5.3.  Amicus believes the Information and Consultation regulations should be strengthened to ensure that companies targeted by private equity companies should be compelled to discuss this with the workers and the union involved and to outline any future strategic restructuring that may result in loss of jobs or closures. Amicus believes that private equity owned companies have an obligation and a responsibility to tell their workers who actually owns the company and what long term strategy for the growth and development of the company will be. This can only be achieved with improved government regulation or changes to UK or European Union Law.

  5.4.  There are many examples that show how the loss of jobs in the UK through company takeovers by private equity companies have far reaching social and economic implications for workers and communities. Amicus is seriously concerned that managers of private equity companies do not consider this in any decision making process.

  5.5.  The short-term strategy employed by private equity investment (three to five years) is obviously a threat to sustainable company growth and investment in the form of research, development and innovation. The constant drive for short term financial returns also creates a situation which leads to downward pressure of wages and working conditions. This means where jobs are not immediately lost they can end up as work of low quality, and low pay. Paul Myners, the former chairman of Marks & Spencer expressed his concern over the issues around job security, working conditions and pay for workers employed by private equity companies, "the one party that is not rewarded is the employees, who, generally speaking suffer an erosion of job security and benefits"[6]

  5.6.  Amicus believes that there are significant issues around company pension schemes in relation to private equity companies. The foremost of these is that trustees of any existing pension scheme may be concerned that the new owners will be less able to fund the existing pension scheme because of high levels of leverage. An example of this is where the trustees of the Sainsbury's pension scheme expressed concern about the private equity bid for the supermarket. They warned that the scheme's £400 million deficit could swell to £3 billion and said a private equity takeover financed with multi billion-pound debt "would naturally have implication for the trustees' approach to security, the funding position and the appetite for risk"[7].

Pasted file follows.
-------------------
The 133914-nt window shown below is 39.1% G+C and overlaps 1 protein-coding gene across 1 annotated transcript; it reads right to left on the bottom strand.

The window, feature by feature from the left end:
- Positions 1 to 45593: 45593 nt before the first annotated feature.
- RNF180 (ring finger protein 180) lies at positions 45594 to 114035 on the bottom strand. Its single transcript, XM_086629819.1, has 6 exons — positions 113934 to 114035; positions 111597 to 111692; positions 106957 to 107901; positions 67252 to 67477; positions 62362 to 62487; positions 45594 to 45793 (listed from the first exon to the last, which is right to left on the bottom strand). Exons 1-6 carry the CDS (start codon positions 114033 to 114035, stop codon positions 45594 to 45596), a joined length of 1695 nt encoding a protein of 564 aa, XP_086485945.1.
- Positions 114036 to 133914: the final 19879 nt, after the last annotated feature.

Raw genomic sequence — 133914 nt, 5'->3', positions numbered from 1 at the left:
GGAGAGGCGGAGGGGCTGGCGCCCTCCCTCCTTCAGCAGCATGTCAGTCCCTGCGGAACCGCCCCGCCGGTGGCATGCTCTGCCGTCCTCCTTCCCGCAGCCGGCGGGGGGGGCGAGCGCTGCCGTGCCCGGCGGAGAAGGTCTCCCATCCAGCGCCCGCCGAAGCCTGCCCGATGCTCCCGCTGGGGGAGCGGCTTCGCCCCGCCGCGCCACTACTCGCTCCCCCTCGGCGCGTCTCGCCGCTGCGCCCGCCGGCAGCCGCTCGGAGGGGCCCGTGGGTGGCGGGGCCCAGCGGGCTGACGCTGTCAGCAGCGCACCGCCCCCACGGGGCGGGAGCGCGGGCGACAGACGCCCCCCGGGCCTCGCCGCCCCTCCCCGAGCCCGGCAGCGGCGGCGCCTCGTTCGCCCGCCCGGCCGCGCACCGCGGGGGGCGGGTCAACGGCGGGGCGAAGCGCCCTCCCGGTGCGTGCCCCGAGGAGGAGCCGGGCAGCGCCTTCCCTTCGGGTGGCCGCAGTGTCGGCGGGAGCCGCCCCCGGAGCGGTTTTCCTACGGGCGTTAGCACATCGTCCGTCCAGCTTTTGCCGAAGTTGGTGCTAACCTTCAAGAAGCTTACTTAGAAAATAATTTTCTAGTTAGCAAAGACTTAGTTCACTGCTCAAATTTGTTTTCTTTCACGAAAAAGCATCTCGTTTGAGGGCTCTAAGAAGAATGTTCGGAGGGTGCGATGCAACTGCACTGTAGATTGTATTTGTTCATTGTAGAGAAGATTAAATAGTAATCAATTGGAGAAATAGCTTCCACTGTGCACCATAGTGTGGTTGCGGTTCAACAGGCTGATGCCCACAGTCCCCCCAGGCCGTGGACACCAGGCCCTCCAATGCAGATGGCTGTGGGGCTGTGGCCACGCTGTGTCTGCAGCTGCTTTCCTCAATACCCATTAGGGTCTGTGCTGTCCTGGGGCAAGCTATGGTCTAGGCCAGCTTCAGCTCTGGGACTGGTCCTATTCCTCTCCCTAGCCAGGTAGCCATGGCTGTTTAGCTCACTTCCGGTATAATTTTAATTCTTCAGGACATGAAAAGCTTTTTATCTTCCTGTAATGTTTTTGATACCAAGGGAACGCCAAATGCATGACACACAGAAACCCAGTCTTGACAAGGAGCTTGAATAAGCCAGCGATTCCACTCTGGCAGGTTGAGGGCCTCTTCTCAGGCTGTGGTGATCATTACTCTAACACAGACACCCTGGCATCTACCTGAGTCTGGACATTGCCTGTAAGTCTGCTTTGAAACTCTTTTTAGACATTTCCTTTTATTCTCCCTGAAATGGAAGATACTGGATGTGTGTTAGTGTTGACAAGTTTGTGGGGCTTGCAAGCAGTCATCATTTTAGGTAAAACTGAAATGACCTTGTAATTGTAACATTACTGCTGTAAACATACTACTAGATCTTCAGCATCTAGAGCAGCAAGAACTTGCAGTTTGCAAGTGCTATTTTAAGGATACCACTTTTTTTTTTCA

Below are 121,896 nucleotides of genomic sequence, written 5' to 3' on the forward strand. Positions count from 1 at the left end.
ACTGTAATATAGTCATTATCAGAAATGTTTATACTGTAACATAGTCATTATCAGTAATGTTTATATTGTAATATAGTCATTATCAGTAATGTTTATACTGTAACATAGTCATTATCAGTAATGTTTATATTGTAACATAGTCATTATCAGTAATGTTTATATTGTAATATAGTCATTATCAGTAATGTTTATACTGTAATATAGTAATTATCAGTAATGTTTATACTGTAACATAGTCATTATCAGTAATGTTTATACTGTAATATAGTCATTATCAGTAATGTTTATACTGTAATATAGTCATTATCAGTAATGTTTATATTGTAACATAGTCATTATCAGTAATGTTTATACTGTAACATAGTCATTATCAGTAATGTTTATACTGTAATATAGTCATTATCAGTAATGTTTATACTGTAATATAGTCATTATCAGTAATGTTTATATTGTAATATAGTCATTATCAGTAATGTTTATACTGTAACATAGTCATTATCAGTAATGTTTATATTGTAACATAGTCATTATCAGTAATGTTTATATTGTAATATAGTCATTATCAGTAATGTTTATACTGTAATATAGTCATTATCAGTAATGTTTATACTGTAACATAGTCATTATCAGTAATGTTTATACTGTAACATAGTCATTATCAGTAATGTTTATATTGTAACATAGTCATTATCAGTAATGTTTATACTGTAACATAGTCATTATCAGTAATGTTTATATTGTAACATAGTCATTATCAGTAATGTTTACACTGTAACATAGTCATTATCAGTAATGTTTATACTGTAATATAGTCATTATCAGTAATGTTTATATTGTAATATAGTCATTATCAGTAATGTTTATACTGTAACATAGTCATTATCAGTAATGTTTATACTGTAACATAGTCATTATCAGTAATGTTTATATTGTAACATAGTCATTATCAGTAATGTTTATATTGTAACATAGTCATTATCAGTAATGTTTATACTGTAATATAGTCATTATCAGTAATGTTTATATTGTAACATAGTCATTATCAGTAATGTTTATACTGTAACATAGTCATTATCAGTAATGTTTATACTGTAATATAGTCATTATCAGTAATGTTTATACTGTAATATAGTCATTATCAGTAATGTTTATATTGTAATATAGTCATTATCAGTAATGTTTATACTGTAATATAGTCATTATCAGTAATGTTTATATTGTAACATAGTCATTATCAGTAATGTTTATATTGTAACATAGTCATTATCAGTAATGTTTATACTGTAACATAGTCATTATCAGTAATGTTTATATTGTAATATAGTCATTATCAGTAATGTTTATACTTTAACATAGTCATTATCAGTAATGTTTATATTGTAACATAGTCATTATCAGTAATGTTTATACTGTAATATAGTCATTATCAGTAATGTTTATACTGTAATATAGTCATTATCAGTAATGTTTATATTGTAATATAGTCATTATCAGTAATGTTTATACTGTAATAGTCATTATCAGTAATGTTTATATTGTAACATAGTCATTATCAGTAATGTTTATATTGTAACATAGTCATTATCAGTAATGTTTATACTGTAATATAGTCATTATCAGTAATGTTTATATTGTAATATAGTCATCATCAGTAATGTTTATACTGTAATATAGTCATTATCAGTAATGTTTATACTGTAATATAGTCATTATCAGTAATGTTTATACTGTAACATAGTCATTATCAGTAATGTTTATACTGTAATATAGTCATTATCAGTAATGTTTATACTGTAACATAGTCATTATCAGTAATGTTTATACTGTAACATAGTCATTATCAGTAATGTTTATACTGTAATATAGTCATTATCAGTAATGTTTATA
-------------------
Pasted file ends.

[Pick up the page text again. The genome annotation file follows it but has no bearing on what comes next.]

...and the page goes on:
5.7.  The UK has a Pensions Regulator that can intervene in company transactions where it feels the security of a pension scheme is compromised. Amicus believes this scrutiny should apply to all forms of change of ownership and where the regulator is required to intervene they should consult with trade unions as well as trustees. Amicus also believes that to protect company pension schemes, any private equity business plan must rank its pension scheme obligations ahead of its bank lenders in the event of any insolvency.

  5.8.  Where private equity companies show a disinclination to look at the long term and in so doing create a break down of existing procedures, structures and working practices, the role of the trade union becomes marginalised. Working in conjunction with employers when the actual owners are nowhere to be seen and who make economic decisions based purely on the acquisition of short term profit leaves workers and their representatives excluded.

  5.9.  Amicus acknowledges that there is a difference between venture capital and private equity. Many of today's niche, innovative industry's such as mobile phone technology and Space technology by-products would not have reached the market if the listed companies concerned had taken a short term approach to financial reward—start-up capital is clearly needed, but this is a very different approach to that which private equity companies use in their pursuit of exponential financial rewards.

  5.10.  Amicus believes that the evidence presented by private equity companies and research from Nottingham University about the creation of more jobs by private equity companies does not show the true picture. Evidence from many trade unions working on behalf of workers in private equity owned companies show that job losses are far higher than reported and that levels of intimidation and breaches of Employment Law are endemic.

  5.11.  A good example of corporate bullying is what happened at the AA. The owners de-recognised the union, closed units and offered many staff a take-it-or-leave-it offer of £18,000 to leave, this was then reduced to £12,000 for the second round of redundancies. To this end Amicus believes that there is a significant need for a robust piece of independent research investigating the social, economic and industrial consequences of the private equity model.

  5.12.  Amicus also notes that private equity companies feel no compunction to be accountable to the workers in the companies they are taking over. It is clear from the evidence of company buy-outs that the last people who are informed about what is happening is the workers. Mergers and acquisitions are pursued on the back of cost cutting and maximising profit.